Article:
An early morning run in shoes and leather jacket through the city centre was not top of my list for Emily's weekend off, I must confess. And my family must have wondered if I was actually going to survive those last few metres before I staggered onto the station concourse, clutching at my chest and pointing like a madman for everyone to get to the platform. Not quite the first class start to our first class travel day but it had to get better from this point right? Hmmm....
I could tell you all about Westminster Abbey, the Whispering Gallery at St Paul's or the beautiful walk along the South Bank in glorious Spring sunshine but, quite frankly, nothing London had to offer compared with a First Class train journey on East Midlands Trains. Let me tell you why.....
We'd not been going long when we were welcomed aboard by a confident man over the tannoy letting us know we'd be stopping at Chesterfield, Derby and London St Pancras. He also told us in no uncertain terms that this being a Saturday, First Class passengers would not be getting a trolley service and if we wanted our complementary drinks we'd jolly well have to go and get them ourselves. However, if we dared to go without our tickets, or if we ordered a drink before showing said ticket, we would be served a chargeable beverage and there'd be no going back. He proceeded to terrify us with so many health and safety instructions we were looking for tin hats, life jackets and inflatable dinghy's just in case. I quickly nicknamed him Safety Steve.
Laura and Mac were the first to venture to the buffet car. They returned carrying their coffee cups in brown paper bags, saying that the European gentleman (I later discovered his name was Ivan, as in Lendl) serving them, insisted it was carried this way. I suggested it would be a health and safety thing, you know what it's like. Sheron and I were next up. We got to the buffet car and were about 5th and 6th in the queue. Suddenly from behind us the slide door drew back and in rushes a fortysomething, portly train employee, along with ticket machine, shouting for us all to move to one side and make way as he has top get through. What could have happened? Surely he must be going for a defibrillator for a collapsed passenger?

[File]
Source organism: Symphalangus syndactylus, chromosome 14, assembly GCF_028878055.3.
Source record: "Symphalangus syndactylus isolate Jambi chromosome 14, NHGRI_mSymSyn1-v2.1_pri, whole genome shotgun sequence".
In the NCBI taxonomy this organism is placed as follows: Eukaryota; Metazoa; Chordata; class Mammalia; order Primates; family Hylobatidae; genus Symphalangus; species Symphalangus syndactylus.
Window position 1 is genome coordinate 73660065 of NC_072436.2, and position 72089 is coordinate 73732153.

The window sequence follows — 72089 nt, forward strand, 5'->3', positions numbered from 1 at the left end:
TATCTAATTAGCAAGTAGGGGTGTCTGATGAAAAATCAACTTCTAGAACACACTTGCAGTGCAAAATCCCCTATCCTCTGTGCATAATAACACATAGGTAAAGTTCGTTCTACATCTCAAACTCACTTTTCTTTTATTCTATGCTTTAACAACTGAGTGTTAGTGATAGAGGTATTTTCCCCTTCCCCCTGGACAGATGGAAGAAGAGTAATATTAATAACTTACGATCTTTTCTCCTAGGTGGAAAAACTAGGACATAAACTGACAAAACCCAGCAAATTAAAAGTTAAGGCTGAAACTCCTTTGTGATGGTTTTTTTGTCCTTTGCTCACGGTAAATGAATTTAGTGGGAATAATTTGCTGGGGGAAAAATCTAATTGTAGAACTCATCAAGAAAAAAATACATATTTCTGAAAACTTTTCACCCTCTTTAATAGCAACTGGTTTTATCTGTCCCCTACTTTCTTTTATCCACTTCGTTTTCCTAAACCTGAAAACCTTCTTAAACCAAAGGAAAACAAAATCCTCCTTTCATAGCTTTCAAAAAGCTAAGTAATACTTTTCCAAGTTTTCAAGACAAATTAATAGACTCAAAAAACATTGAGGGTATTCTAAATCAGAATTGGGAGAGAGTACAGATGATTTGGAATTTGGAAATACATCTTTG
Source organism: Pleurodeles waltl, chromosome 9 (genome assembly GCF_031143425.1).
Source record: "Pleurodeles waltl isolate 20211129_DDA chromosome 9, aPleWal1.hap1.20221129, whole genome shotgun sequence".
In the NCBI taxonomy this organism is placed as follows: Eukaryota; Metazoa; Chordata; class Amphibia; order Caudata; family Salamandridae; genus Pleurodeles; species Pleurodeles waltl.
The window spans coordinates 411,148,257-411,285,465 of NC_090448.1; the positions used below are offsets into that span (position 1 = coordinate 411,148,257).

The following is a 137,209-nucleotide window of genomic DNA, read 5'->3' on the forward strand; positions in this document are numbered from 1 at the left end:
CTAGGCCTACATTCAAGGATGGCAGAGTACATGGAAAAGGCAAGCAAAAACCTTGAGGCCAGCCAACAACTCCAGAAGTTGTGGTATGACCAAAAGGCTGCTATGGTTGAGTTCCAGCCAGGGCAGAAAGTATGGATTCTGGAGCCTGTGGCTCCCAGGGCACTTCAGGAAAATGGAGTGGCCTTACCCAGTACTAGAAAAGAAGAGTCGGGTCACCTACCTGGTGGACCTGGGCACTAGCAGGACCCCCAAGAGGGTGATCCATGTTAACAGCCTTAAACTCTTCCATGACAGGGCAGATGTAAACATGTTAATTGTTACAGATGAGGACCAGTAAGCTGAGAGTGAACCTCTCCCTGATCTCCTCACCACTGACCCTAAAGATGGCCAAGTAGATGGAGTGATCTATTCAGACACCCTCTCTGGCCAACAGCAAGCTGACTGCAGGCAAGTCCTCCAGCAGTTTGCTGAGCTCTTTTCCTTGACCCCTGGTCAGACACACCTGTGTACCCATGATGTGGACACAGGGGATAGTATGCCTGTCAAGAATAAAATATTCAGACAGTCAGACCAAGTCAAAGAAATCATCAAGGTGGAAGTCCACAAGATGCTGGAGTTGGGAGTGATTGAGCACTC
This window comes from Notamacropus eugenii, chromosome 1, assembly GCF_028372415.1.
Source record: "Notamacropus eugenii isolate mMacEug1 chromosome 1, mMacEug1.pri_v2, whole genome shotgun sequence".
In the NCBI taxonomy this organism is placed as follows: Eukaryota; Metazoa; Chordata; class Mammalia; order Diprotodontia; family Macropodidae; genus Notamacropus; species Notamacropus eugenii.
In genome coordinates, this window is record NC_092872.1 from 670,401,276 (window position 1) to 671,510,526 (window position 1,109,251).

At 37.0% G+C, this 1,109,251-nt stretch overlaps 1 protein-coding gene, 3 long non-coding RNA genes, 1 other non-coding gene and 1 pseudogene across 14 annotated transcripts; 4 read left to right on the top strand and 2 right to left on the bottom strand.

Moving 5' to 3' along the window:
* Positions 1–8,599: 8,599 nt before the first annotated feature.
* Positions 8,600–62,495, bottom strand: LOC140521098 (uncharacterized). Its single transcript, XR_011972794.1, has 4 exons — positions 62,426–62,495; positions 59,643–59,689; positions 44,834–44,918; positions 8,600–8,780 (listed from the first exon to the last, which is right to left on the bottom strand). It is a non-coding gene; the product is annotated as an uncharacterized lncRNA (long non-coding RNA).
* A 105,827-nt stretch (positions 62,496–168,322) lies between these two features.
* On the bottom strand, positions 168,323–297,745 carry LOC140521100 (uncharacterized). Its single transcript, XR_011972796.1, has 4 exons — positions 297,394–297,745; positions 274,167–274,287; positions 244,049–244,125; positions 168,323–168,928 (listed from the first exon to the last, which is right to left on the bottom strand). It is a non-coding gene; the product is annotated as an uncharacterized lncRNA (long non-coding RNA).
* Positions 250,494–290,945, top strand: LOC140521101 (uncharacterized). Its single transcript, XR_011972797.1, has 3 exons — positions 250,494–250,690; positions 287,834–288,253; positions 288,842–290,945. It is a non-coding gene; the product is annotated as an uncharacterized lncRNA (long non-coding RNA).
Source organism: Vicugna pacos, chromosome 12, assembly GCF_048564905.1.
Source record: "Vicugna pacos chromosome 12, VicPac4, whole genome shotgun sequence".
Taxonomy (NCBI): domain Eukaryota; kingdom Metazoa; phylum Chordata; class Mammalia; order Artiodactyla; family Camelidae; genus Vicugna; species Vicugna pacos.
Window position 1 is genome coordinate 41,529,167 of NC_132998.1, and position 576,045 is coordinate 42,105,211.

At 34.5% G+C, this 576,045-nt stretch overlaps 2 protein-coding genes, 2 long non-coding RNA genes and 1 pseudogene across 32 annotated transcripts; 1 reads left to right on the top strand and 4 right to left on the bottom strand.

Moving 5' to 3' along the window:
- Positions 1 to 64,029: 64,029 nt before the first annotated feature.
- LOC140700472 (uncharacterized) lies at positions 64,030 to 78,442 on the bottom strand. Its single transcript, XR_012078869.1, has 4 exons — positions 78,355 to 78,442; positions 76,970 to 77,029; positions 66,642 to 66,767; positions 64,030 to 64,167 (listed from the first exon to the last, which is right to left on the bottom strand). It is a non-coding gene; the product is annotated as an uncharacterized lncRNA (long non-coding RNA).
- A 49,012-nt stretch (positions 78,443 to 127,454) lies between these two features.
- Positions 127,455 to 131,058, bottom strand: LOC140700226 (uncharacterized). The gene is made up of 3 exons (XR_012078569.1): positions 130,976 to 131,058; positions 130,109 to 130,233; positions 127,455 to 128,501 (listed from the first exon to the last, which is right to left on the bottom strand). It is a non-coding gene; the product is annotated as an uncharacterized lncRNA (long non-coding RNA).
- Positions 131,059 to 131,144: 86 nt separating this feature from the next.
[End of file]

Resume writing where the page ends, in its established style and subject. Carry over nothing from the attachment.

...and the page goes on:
No. He was going for Ivan (that's I-van, not Eye-vern - these things are important) serving beverages in bags. He drew Ivan out from behind the counter and proceeded to tell him, in front of us all, how he had seen a customer walking along the train without a brown bag. Poor, humiliated Ivan, began to protest but his colleague, Darren, said that if the drink was spilled he, as train manager, would get into trouble but Ivan would get the sack. At this point he rushed to the tannoy next to us and announced that no hot drinks could be served as there were no more brown paper bags for them to be carried in. This was a health and safety requirement. And THIS was Safety Steve! Real name Darren. Safety Steve suited him better I couldn't help thinking. He went on to say that paper bag reinforcements would arrive when the train pulled into Derby!
Well, the queue evaporated faster than the steam from a boiling kettle. However, *light bulb moment* we knew such a bag existed and was back with Laura in First Class. I rushed back and grabbed the bag and held it close as I made my way back to the buffet car, it was strangely like I'd found a golden ticket in my Wonka Bar! I entered the queue-less buffet car, smugly showed my First Class ticket and ordered two coffees, whipping out the lucky bag like I'd pulled a rabbit from a hat!